I can say with some certainty that I likely have more experience with this than anyone else on this forum, having done it once or twice now. I've tried many, many methods. Some logical, some not so logical, some were even hair brained. But I tried them. By far, the best way was sending them out for dry ice blasting. Fast, cheap, painless. However, a decidedly pay-for option. Second best I found was freezing the gears, dawning an Optivisor, and dragging a scalpel or razor knife. Heat never works out well, it seems. You get one or two that work as desired and then whoops, so much for that one...




                      Comment


                      • #12
                        so how do you work around the fact, that nylon (and probably all other plastics) changes size when machined. i find i have to let parts sit ovenight to stabilize.

                        Comment


                        • #13
                          Originally posted by dian View Post
                          so how do you work around the fact, that nylon (and probably all other plastics) changes size when machined. i find i have to let parts sit ovenight to stabilize.
                          Was this meant for me? Speaking only for myself, it is not very much different than dealing with Metals. One accepts that there are certain accommodations that need to be accounted for, and works around them. And yes, allowing for stabilization is one of those accommodations. It varies from material to material, but in my experience it is not much different than making an Aluminum part in a 20°C/68°F @ 30% - 40% RH and then having the end used inspect them for use across the continent at 32°C/90°F @ 70% - 80% RH. There ARE going to be differences in the results. No difference with plastic gears. So, one does what one can, and let the other things fall where they may.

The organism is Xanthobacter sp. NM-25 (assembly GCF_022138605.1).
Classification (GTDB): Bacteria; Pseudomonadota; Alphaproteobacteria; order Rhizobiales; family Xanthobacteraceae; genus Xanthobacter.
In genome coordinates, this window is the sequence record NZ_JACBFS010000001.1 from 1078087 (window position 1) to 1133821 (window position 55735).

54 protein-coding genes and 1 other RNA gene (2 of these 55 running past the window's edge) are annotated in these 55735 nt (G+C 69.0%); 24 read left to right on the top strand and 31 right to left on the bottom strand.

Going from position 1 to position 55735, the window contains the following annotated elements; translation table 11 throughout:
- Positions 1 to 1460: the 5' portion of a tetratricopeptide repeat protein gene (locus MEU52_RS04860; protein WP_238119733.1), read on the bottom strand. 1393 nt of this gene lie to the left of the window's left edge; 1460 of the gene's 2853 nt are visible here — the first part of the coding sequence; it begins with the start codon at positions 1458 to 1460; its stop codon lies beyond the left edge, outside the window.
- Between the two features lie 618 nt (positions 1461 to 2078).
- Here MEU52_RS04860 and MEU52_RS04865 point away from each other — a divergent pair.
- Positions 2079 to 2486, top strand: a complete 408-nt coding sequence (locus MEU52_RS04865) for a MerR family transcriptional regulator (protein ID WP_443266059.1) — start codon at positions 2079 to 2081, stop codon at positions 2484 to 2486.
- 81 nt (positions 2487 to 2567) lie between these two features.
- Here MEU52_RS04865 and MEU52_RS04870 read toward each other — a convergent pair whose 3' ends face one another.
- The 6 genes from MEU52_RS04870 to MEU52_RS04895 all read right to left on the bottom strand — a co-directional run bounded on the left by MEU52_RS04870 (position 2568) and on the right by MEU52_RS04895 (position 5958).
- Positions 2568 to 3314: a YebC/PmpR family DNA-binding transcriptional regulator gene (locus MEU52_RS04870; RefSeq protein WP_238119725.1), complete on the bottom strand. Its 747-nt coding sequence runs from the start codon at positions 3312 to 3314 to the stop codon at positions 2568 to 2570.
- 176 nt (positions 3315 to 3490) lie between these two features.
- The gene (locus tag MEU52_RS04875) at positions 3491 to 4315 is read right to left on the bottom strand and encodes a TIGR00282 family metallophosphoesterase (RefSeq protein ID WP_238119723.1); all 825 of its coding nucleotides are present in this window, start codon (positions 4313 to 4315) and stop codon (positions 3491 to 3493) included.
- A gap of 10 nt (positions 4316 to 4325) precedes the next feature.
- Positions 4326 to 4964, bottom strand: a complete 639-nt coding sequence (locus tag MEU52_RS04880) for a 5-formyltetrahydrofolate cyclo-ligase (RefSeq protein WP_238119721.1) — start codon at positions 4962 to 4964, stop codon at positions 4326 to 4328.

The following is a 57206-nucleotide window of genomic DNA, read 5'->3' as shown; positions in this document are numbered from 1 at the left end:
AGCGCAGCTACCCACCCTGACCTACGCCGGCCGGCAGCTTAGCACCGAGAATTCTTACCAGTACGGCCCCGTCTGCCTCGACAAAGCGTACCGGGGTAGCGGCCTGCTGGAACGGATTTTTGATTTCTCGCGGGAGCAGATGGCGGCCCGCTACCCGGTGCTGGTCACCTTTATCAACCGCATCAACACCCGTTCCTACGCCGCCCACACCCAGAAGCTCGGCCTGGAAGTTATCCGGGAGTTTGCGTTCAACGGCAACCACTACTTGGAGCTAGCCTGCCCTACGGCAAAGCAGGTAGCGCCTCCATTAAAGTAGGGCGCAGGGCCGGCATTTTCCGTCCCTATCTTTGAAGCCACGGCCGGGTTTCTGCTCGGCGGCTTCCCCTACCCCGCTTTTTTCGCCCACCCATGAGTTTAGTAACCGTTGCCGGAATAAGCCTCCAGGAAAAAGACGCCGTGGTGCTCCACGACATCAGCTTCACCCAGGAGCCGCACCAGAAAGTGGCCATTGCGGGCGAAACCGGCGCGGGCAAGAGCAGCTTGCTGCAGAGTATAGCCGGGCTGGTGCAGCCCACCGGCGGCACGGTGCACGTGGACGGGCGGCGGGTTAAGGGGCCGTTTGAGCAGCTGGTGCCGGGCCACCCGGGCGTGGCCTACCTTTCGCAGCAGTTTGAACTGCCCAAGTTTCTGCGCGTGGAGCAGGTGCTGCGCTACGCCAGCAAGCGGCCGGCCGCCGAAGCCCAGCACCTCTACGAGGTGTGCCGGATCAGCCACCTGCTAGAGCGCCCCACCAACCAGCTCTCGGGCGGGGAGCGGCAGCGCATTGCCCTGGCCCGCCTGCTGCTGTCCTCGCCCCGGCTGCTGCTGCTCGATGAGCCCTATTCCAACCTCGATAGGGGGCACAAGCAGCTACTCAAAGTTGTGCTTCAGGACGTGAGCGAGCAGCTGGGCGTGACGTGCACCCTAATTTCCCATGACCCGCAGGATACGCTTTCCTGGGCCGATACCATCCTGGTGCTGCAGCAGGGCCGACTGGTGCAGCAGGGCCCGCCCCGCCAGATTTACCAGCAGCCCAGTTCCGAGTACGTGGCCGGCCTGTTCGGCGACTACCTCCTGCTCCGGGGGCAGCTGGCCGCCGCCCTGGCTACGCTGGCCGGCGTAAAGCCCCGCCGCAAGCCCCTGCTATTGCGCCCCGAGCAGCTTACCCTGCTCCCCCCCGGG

That said, some are relatively easy to work with, while others can be a real pain in the buttockal unit. I've 6/6-60 found Glass Filled Nylon to be relatively easy to deal with, while fresh regular Nylon will walk for days. Ultem was an interesting experience, too.

                          Comment


                          • #14
                            "Nylon will walk for days": thats what i was talking about. why does it? (aluminum will stabize after 20 min.) and how does the glass filled stuff machine? would you recommend making parts (bushings, spacers) out of that?
                            Last edited by dian; 04-24-2018, 02:33 AM.

                            Comment


                            • #15
                              The main reason nylon "walks for days" is moisture absorption. Neat (no glass or other filler) nylon is a great choice for gears but you have to account for dimensional changes in service.

                              I have not only designed many plastic parts including gears but also made lots of prototypes so I have some experience with this subject.

                              a sharp knife is what I've always used. But then I don't think I've ever made more than a dozen gears at once so deburring manually was ok.
                              Last edited by strokersix; 04-24-2018, 04:53 AM.

                              Comment

                              Working...
                              X